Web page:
Declaration of Independence

We hold these truths to be self-evident, that all men are created equal, that they are endowed by their Creator with certain unalienable Rights, that among these are Life, Liberty and the pursuit of Happiness. - That to secure these rights, Governments are instituted among Men, deriving their just powers from the consent of the governed.

Friday, June 18, 2021

Are Children More Likely to Flourish in an Intact, Two-Parent Household?

             Families, communities, and nations are stronger when children grow up in a household with both biological parents. This statement is supported by social scientists who summarized the social science consensus. Sara McLanahan and Gary Sandefur are sociology professors at Princeton University, and they wrote the following in their book titled Growing Up with A Single Parent [1992].

Children who grow up in a household with only one biological parent are worse off, on average, than children who grow up in a household with both of their biological parents, regardless of the parents’ race or educational background.

            Other social scientists came to similar conclusions, such as Paul Amato (Penn State), Isabel Sawhill (Brookings Institution), and Melanie Wasserman (UCLA). In a brief authored by social scientists Brad Wilcox, Wendy Wang, and Ian Rowe, the authors discussed this consensus as well as a challenge to it. 

The consensus view has been that children are more likely to flourish in an intact, two-parent family, compared to children in single-parent or stepfamilies. But this consensus view is now being challenged by a new generation of scholarship and scholars. For instance, sociologist Christina Cross at Harvard University recently published an op-ed in The New York Times entitled, “The Myth of the Two-Parent Home,” that contended “living apart from a biological parent does not carry the same cost for black youths as for their white peers.” In The Times and in another op-ed this month in The Harvard Gazette, she draws on her work indicating that black children are less affected by family structure on a number of educational outcomes to make the argument that family structure is less consequential for black children. In recent years, other family scholars … have also called into question the idea that children do better in stable two-parent families.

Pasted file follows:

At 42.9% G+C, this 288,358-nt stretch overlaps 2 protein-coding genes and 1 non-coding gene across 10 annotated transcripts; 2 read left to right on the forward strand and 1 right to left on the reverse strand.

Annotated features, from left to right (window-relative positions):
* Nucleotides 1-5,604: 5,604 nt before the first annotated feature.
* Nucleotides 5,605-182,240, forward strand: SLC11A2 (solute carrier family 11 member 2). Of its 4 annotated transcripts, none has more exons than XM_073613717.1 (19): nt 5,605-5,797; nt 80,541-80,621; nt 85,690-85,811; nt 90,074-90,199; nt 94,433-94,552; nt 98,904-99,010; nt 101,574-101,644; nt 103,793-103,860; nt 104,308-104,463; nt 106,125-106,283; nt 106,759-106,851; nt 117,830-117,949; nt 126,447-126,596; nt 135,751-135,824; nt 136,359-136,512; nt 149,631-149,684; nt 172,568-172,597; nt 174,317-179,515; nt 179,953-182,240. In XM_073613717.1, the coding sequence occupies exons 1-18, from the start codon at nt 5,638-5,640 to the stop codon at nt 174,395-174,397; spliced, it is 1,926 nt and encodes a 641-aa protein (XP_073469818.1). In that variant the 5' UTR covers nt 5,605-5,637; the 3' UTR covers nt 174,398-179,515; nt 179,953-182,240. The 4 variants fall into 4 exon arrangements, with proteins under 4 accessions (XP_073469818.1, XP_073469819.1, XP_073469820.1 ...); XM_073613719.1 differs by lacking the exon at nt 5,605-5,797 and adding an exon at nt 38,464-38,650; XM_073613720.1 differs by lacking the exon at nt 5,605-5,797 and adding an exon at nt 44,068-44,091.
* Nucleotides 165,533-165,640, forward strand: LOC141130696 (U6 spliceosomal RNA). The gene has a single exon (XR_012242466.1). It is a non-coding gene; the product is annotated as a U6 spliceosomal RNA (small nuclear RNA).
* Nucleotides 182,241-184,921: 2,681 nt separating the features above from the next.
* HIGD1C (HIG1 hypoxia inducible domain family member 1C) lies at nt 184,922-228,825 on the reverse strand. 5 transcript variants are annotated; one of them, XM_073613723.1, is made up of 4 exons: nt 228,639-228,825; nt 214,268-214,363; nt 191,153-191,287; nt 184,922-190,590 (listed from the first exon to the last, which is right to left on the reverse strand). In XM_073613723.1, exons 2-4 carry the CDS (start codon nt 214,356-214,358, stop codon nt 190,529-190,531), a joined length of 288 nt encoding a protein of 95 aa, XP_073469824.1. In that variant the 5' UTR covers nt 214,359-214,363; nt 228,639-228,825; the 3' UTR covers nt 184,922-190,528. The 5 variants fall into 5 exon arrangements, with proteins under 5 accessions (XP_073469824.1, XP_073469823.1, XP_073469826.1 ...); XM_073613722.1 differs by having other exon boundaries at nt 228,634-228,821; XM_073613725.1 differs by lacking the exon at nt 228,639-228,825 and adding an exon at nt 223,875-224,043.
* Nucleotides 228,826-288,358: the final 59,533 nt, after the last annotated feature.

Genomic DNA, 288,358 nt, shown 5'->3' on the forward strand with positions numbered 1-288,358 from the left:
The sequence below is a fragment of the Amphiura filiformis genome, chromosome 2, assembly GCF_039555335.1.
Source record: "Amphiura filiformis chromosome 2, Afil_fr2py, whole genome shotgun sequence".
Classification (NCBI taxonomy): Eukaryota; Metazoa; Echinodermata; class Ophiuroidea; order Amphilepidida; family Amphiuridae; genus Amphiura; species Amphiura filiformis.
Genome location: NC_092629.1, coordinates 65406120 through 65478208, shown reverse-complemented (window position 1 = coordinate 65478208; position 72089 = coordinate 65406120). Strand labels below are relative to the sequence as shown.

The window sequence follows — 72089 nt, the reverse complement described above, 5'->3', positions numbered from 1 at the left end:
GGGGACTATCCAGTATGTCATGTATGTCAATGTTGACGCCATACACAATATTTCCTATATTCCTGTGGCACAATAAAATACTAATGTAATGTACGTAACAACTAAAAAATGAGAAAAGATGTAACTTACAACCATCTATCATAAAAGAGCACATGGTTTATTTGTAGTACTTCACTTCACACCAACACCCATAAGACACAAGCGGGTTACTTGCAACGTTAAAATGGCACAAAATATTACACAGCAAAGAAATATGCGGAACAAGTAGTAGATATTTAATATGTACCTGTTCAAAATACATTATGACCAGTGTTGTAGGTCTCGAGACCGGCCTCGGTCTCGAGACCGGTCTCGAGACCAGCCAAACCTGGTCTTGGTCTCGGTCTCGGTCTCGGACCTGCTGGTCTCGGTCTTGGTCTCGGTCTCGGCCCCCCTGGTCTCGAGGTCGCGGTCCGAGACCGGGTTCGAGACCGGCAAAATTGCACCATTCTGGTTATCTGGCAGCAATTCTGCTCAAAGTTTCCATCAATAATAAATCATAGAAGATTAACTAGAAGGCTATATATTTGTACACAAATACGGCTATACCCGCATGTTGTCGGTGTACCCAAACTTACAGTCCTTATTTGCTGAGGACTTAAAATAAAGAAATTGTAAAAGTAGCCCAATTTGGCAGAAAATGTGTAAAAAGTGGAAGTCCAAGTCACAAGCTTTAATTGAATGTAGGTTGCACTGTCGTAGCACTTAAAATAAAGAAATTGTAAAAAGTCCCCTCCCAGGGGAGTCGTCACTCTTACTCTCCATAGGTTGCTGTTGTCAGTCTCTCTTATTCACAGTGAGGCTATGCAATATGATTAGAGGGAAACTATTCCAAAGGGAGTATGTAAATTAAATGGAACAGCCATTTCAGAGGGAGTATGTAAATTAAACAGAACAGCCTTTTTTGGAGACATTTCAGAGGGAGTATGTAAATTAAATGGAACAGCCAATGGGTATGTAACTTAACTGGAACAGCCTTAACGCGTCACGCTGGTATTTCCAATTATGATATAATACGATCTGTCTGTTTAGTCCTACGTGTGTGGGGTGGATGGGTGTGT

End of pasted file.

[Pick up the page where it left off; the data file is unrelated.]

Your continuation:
One practical implication of this revisionist line of research is that children may not benefit from having their father in the household. Another implication is that the value of the two-parent family may be markedly different across racial lines, with black children less likely to benefit from such a family.

The Institute for Families Studies investigated two questions: (1) “Are black children more likely to flourish in an intact, two-parent home compared to black children raised by single-parents or in stepfamilies?” (2) “Is the association between family structure and child outcomes markedly different by race?”

To answer the first question, the researchers focused on two-parent homes, single-parent home, and stepfamily homes “because they are the largest family groups for American children today, including African American children. They looked at three important outcomes to answer the question: child poverty, college graduation, and incarceration.